Office Vacancy Rates
Capital Value Growth
Following a strong final quarter of 2014, the first few months of 2015 have seen the global real estate market settle into a steady pattern of growth. The dominant real estate markets are displaying an air of quiet confidence, underpinned by expectations of robust activity and performance during the course of 2015. Corporates are now committing to new office space, improving consumer confidence has put the stride back into the retail markets, and the warehousing sector is benefiting from the vigorous expansion of e-commerce. Now that the global economy appears to be on a sounder footing, the main downside risks are geopolitical.
Investment activity has continued to expand in 2015, but the strength of the U.S. dollar has masked the true depth of activity. Volumes in the first quarter were up 9% year-on-year in U.S. dollar terms; however, they were 13% higher when denominated in local currencies. Yields for core primary office property are at record lows, yet spreads remain healthy and further yield compression is likely in H1 2015.
Source: JLL, May 2015
The U.S. is currently the standout investment market, with volumes up 24% year-on-year. In the meantime, Japan is driving expansion in Asia Pacific while the UK and Germany have put in respectable growth in Europe. There is further evidence of movement up the risk curve into Europe’s recovering markets (such as Spain and Italy), as well as in India and Vietnam.
With abundant equity, availability of debt and the continued low interest rate environment, investment volumes are expected to continue to rise in 2015 by at least 5% to US$740-760 billion. Both the Americas and Asia Pacific are set to hit new records this year. However, in Europe, despite improving economic fundamentals, it may well be geopolitical developments that play a bigger role and guide investor behaviour. We anticipate European volumes to be stable in euro terms in 2015.
Office absorption rates in the first quarter of 2015 have been modest, but the figures belie a global leasing market that is building in confidence as corporates across a broad range of industries commit to new space and increase employee numbers. Expansion demand across the globe remains elusive, but nonetheless a 20% uplift in net absorption is projected for this year. In the U.S. office market, expansionary activity is more evident and we expect a spike in new absorption later in 2015. The occupational markets in several Asia Pacific and European cities are also showing improved sentiment, which is translating into new deals.
Corporate occupiers are focusing primarily on CBD space and/or those decentralised markets that have amenity, density and a diverse mix of office inventory to create dynamic environments. However, tenants are finding it increasingly difficult to procure prime CBD space, particularly in the dominant office markets – such as London, New York, Tokyo and Hong Kong – where single-digit vacancy rates prevail. New construction is emerging quickly, but there are limited prospects of a respite from supply shortages until at least 2016. These shortages are encouraging landlords to push up rents, but there is still some resistance from cost-conscious tenants.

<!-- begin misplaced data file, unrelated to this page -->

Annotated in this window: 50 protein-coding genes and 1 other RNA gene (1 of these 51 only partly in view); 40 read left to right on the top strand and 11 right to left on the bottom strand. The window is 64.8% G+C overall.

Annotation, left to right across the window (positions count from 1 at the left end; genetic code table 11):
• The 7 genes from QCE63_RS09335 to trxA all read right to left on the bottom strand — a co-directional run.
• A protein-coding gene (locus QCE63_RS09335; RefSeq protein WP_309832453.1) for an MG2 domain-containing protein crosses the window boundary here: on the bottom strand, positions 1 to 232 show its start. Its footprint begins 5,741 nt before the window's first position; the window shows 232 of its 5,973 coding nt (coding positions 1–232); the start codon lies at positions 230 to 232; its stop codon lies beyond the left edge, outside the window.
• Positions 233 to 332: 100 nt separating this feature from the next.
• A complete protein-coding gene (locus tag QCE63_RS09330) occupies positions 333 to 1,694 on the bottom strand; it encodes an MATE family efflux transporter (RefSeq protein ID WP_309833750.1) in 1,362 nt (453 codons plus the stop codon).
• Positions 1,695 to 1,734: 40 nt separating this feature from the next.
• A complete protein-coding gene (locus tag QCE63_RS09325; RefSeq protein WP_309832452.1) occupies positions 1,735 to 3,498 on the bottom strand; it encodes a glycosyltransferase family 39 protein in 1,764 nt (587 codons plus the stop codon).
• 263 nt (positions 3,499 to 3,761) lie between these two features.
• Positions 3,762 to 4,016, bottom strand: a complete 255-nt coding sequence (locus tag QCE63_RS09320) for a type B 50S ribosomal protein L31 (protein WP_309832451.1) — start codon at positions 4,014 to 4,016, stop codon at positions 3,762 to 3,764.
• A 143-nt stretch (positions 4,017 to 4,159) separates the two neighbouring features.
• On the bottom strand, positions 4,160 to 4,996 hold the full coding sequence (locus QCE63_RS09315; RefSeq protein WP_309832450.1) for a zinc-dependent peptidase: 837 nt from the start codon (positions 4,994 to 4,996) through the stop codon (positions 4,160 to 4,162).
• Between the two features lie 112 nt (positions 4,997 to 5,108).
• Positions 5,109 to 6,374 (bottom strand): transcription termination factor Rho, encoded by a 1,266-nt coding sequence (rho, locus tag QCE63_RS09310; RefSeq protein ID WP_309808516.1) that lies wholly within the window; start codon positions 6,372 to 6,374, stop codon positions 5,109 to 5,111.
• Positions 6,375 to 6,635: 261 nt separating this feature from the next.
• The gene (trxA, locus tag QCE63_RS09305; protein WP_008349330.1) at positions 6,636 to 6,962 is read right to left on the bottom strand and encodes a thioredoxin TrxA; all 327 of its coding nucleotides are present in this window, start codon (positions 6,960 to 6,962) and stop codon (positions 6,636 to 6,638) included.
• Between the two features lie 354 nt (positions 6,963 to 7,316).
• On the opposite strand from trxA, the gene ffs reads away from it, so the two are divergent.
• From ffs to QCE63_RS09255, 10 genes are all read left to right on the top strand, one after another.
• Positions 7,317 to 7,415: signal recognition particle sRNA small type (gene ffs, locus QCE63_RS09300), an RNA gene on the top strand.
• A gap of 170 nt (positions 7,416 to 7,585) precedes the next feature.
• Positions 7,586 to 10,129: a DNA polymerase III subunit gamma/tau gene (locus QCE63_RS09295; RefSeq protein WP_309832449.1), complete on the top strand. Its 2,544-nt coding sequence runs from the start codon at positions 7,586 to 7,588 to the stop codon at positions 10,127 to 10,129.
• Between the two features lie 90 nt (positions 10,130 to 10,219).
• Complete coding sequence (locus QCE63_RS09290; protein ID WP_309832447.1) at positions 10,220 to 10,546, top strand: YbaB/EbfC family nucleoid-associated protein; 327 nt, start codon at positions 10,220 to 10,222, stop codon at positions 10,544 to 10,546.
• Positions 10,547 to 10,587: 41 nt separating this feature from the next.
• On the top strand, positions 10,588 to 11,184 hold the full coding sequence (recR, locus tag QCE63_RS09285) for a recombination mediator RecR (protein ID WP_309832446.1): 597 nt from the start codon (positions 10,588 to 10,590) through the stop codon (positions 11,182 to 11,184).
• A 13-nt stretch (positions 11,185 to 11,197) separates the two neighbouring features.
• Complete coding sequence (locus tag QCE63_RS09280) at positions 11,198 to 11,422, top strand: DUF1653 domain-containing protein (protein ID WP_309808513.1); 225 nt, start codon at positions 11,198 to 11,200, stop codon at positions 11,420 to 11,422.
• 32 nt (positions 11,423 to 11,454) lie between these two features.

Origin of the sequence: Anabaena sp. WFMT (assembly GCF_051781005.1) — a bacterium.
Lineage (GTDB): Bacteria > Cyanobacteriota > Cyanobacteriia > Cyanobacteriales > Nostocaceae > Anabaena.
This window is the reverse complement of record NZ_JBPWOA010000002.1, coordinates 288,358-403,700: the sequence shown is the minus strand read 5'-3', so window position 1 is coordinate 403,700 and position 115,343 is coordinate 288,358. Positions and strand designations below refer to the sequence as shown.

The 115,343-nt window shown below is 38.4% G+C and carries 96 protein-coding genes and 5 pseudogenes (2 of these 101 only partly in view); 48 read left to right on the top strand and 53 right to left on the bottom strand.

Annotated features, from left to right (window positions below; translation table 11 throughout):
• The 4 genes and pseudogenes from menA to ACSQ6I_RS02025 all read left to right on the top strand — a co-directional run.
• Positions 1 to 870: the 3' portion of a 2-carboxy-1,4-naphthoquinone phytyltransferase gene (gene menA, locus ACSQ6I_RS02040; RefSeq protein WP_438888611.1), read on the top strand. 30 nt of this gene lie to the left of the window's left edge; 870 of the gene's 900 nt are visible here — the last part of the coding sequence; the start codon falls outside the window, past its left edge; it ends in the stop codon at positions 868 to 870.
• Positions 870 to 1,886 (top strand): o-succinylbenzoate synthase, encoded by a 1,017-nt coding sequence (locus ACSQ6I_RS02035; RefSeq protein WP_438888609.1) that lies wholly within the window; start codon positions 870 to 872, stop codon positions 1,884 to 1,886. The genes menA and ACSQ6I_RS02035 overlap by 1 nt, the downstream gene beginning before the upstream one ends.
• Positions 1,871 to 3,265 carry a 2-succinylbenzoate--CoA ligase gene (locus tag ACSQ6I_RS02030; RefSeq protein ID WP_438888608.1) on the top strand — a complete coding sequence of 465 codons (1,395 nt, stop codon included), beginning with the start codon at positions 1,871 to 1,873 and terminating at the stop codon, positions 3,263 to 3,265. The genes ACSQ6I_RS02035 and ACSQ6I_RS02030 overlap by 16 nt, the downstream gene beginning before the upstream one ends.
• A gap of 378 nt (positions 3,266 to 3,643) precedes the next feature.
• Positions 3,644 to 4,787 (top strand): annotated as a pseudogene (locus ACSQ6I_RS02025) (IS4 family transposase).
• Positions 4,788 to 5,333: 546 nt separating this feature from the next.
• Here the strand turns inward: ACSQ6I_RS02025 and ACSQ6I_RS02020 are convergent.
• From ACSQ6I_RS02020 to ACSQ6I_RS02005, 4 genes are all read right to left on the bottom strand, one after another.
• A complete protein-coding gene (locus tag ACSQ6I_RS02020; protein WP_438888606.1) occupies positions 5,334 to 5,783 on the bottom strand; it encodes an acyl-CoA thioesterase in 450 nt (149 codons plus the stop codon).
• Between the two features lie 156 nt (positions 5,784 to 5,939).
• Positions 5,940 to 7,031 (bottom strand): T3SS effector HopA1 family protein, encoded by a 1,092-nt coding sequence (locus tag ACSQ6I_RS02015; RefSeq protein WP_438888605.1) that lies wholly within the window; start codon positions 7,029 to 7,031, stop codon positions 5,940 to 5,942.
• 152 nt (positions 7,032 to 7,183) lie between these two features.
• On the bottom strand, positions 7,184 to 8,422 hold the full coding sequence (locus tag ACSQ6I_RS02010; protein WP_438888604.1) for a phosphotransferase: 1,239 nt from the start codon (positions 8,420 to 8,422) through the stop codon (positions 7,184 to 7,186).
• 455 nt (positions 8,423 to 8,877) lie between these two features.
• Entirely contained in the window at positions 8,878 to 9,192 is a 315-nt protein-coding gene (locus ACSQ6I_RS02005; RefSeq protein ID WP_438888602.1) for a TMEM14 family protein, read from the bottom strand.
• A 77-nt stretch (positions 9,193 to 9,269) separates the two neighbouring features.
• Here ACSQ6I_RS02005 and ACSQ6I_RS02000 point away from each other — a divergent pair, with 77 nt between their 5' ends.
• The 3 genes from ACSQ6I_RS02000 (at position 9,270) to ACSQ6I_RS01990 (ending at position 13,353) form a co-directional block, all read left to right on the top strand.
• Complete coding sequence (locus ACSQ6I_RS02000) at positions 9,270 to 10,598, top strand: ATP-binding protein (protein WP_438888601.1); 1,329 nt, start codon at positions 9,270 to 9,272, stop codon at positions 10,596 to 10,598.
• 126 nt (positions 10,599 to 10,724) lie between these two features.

Sustained global growth, job creation and the diversity of demand will power further rental uplifts. Annual growth of 4% is projected for the full-year 2015 across major markets. Tokyo is forecast to be the star rental performer, but the main U.S. markets have the potential to see a sharp increase in rents during the year.
Increased consumer confidence and retail sales are fuelling optimism in the U.S., Europe and selectively across Asia Pacific. Several standout U.S. markets like Miami and New York are continuing to see the strongest growth conditions typical of a rising market. Meanwhile, the outlook for Europe’s recovery markets has improved significantly, particularly in Spain and Ireland. In Asia Pacific, new-to-market foreign retailers and/or growth of inbound tourism are supporting retail markets in Tokyo, Australia and South East Asia.
There is growing pressure on companies to implement seamless omni-channel distribution services and this is boosting warehousing demand across the globe. There is a particular push on mega-sheds and smaller urban/urban fringe distribution and sortation centres to support a seamless customer experience and, in particular, shorter delivery times. The fastest growth in warehousing rents is being recorded in global gateways such as Los Angeles, London, Tokyo and Hong Kong.
2015 has got off to a robust start for the hotel investment market, with transaction volumes rising by more than 80% in Q1 to US$20.4 billion; this equates to 30% of the US$68 billion that we expect to be transacted during the year. Investment funds and private equity firms were the most active buyers in the quarter.
Economic growth and evolving demographics continue to bring strong demand levels to the U.S. multifamily rental segment. However, new supply is building and by 2016-2017 the demand for units will begin to fall short of supply. Policy restrictions have remained in place in various Asian markets to curb speculation, but China is seeing an improvement in buying sentiment after the recent loosening of lending requirements.